News24

1st political party formed in Benghazi

2011-07-27 10:16

Benghazi - Libyan expats on Tuesday became the first to take a stab at forming a political party in Benghazi, headquarters of the widely recognised National Transitional Council and stronghold of rebels fighting to oust Libyan leader Muammar Gaddafi.

"We call ourselves the New Libya Party because everything was destroyed," said Ramadan Ben Amer, 53, a co-founder of the party, which is the offshoot of an online news website that he helped launch in late February to support the revolution.

"Gaddafi says he has built Libya brick by brick but, especially Benghazi, he has destroyed it brick by brick," Ben Amer told AFP hours before presenting his party at the Uzu Hotel.

He said that of the 2 000 individuals who have joined the party in Libya so far, the majority hail from his native Benghazi or Derna, the hometown of co-founder Rajad Mabruk, 65, who lives in Dallas, Texas.

New Libya, he added, also has some 20 000 supporters among Libyan expats living in the United States, Canada and Germany.

A California-educated petrochemical engineer, Amer said the party envisions a federal democracy with a clear constitutional divide among the executive, legislative and judiciary branches modelled on the United States.

Cancellation of all taxes


Now a resident of the United Arab Emirates, he says this offers the best model for Libya's development of tourism and for oil wealth management - although he says he has high hopes for solar energy in the north African nation that enjoys almost 365 days of sun per year.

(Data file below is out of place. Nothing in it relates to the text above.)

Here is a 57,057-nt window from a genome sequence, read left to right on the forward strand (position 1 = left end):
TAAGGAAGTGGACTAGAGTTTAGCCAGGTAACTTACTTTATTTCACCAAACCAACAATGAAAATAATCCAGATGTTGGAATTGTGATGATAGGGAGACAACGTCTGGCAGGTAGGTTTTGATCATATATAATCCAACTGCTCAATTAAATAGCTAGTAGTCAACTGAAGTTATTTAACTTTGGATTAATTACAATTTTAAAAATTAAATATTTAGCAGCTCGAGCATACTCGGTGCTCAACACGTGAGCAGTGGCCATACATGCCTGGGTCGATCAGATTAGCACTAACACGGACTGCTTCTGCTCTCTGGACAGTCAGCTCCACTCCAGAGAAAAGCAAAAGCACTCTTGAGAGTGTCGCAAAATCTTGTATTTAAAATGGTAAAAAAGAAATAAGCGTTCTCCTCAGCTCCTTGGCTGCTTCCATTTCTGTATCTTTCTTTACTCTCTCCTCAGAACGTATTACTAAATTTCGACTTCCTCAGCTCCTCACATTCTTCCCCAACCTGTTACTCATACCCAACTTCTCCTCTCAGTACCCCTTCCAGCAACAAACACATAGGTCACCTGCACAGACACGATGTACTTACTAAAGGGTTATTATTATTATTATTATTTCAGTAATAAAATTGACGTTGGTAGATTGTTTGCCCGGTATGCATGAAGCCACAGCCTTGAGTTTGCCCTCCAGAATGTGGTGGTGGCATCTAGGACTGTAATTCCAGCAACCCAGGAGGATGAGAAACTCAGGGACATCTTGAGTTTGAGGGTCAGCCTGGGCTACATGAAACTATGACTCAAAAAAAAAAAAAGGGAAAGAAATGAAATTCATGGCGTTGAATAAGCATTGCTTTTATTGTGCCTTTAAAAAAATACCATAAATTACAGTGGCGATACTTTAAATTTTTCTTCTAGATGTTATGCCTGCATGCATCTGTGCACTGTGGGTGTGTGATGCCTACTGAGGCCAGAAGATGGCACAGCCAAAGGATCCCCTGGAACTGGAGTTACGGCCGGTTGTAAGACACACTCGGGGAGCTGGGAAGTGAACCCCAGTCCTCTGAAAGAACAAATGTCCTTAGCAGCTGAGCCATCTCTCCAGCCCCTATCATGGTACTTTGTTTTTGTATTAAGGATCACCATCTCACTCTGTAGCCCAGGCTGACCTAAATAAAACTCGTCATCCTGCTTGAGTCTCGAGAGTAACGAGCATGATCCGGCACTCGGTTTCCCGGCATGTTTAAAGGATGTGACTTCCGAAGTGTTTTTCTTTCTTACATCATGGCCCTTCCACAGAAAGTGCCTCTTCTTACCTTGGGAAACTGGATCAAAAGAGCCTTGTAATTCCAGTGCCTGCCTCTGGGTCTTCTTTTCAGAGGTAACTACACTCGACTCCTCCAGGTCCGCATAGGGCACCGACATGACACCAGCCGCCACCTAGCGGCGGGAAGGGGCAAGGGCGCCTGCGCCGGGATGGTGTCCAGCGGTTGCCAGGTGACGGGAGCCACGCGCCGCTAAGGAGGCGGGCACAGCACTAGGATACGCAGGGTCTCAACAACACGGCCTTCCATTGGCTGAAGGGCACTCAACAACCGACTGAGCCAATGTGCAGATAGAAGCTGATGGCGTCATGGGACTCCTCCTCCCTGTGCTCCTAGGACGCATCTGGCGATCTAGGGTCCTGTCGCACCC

"The reform and development of the oil and alternative energy sector," is the first item on the party's agenda followed by health care and social security.

New Libya Party aspires to the cancellation of all taxes, starting with personal income taxes.

Its platform, as outlined in a glossy brochure, promotes equal rights, the participation of women and youth in society, as well as the protection of minorities, while limiting the role of tribes as these are "a social entity" that "should not be treated as a political body".

Libya, Amer added, should aspire to be a Muslim but secular state, where an individual's relationship to God is treated as a private rather than a public matter.

He said his group is the first to declare itself a party (hezb in Arabic), and ventures that perhaps others may be more cautious in using the term to avoid being linked to Lebanon's Hezbollah which some Western countries, including the United States, considers a terrorist organisation.

"There are charity organisations, associations and clubs that have the seeds of political parties but none has declared itself a party using the word party yet," he said.

A media spokesperson of the National Transitional Council said "he had never heard" of Amer's party and added that he expected similar declarations to emerge soon. He warned that not all such declarations will "have meaning".

Declarations


"This is the first political party to be declared," said Abeir Imneina, a political scientist in Benghazi, who is still considering which of the many groups contemplating forming a party she might join after an eventual fall from power of Gaddafi.